Centre Pompidou

Centre Pompidou - Construction

The detailed design and structural resolution was undertaken as an interdisciplinary exercise in teamwork . Ove Arup & Partners led by the great engineer Peter Rice, who had been involved in the project from the beginning, developed the structural concept for the facades, with a system that hinged on six elegantly tapered cast steel rocker beams known as gerberettes.

The structure forms a permanent steel grid providing a stable framework, into which the moveable parts including walls and floors can be inserted, dismantled and re-positioned as necessary. The components and connections are of a scale rarely seen in the construction industry – massive steel elements were fabricated in off-site foundries and delivered by truck to the site during the night.

The superstructure consists of thirteen bays, six floors high, constructed of 16,000 tons of cast and prefabricated steel with reinforced concrete floor sections. The two main structural support planes comprise a series of 800mm (31.5 inch) diameter spun steel hollow columns, each of which supports six gerberettes, or brackets.

One end of each gerberette is connected to an outer tension column, while the other supports a steel lattice beam. The stability of the building is achieved through diagonal bracing in the long facades and by stabilised end frames.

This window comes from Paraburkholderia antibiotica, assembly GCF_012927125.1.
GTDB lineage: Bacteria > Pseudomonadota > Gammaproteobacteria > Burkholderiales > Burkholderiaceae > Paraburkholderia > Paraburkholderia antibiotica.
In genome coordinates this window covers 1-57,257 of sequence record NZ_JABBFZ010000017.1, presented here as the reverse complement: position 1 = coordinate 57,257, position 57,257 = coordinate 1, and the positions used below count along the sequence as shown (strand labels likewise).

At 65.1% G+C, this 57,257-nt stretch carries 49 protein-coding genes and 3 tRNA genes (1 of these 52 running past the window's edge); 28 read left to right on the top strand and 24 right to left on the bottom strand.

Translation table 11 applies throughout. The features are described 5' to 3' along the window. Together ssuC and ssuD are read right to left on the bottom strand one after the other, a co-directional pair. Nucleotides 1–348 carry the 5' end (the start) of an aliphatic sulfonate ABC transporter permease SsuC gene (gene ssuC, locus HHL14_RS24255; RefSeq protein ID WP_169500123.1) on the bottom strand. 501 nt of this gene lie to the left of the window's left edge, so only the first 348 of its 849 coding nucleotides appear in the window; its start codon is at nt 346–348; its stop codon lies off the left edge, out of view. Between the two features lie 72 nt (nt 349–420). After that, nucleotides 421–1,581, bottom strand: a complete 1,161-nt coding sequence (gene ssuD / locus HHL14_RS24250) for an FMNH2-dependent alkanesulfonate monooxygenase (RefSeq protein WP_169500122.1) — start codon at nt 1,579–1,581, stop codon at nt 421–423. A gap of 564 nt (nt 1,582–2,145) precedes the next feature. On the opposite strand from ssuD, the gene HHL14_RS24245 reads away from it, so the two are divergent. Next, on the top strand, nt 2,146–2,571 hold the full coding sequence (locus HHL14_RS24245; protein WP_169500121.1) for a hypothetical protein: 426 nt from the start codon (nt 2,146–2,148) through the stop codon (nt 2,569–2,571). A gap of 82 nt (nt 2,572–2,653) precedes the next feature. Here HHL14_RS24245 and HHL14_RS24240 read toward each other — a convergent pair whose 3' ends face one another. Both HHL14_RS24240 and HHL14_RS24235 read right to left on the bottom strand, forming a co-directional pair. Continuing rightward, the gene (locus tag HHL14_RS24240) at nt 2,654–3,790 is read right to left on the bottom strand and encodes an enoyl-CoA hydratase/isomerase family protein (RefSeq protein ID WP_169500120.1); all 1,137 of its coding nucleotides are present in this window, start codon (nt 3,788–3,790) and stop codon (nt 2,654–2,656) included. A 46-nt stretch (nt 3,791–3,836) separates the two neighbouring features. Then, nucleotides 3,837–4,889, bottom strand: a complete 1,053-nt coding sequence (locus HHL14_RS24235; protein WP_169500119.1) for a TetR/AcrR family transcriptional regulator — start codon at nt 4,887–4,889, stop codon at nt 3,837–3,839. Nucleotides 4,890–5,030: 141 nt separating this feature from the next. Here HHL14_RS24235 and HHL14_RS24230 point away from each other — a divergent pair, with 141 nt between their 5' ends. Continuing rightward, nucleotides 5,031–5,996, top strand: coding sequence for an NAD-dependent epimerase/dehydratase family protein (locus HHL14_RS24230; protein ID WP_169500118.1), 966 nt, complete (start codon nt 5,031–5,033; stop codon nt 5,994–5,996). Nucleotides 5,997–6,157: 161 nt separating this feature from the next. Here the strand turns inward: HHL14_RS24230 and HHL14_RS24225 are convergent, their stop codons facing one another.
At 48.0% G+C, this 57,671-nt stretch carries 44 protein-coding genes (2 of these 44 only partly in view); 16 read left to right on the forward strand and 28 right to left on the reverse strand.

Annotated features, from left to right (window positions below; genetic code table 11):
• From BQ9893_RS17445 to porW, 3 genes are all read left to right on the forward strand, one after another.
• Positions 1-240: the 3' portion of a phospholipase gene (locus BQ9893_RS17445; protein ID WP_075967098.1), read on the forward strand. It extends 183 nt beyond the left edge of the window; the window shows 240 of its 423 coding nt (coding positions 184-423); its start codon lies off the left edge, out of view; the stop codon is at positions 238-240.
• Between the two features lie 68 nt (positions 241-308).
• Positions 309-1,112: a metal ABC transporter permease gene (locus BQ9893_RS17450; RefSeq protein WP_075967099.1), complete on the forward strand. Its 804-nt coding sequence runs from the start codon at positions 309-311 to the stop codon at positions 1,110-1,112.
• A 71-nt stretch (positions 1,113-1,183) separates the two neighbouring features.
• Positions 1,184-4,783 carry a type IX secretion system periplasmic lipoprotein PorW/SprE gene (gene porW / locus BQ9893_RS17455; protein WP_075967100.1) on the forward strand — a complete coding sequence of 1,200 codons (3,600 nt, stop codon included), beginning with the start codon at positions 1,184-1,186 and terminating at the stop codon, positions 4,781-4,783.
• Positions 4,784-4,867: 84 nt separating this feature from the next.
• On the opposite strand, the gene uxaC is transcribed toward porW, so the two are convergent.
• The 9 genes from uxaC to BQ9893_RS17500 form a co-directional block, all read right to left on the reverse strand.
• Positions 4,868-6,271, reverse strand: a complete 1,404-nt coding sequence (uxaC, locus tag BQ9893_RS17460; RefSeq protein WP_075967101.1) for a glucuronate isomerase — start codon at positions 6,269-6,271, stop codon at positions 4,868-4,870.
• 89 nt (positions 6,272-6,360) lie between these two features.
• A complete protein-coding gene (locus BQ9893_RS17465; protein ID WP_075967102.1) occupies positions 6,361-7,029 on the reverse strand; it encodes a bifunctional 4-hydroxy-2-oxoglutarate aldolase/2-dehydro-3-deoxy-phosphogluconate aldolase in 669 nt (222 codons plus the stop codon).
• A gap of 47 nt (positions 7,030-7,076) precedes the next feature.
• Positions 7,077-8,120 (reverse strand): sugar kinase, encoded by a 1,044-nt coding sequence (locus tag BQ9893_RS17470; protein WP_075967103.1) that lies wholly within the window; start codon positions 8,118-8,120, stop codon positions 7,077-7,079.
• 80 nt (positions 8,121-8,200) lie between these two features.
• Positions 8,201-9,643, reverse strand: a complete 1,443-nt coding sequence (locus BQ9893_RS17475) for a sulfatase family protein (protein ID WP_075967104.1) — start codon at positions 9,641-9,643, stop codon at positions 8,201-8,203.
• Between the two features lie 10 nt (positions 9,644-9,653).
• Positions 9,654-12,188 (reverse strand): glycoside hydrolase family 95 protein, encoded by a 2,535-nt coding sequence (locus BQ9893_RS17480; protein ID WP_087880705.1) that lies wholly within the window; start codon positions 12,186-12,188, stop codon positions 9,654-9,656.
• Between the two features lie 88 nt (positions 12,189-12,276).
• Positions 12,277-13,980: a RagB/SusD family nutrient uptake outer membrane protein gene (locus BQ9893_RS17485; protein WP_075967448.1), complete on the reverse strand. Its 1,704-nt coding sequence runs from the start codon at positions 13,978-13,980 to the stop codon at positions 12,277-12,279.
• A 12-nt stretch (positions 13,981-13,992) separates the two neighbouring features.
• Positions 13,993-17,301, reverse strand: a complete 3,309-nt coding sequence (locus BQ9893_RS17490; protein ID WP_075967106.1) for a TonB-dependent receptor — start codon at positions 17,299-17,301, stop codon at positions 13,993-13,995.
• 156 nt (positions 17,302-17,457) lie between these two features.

The cladding is a curtain wall of steel and glass, mixing glazed and solid metal panels hung from the floor above to keep them structurally separate from the facades, and therefore easily changed. The line of the cladding is kept back from the edge of the building, allowing plenty of space for human interaction, while lending the building an open and transparent appearance.

The realisation of the project was a model for interdisciplinary teamwork and was undertaken via a series of independent teams – substructure, superstructure, services, facades, interiors, systems and the piazza - each under the guidance of a team leader, while overall coordination of the project was undertaken by Bernard Plattner.

Envisaged as a ‘communications machine’, the external envelope was designed to carry a skin of constantly changing information. The vertical elements of the expressed services on the east facade are aligned with the adjacent streets to ground the building in its context, while the industrial scaled elements are balanced with fine detailing to match the scale of the street and the proximity of pedestrians.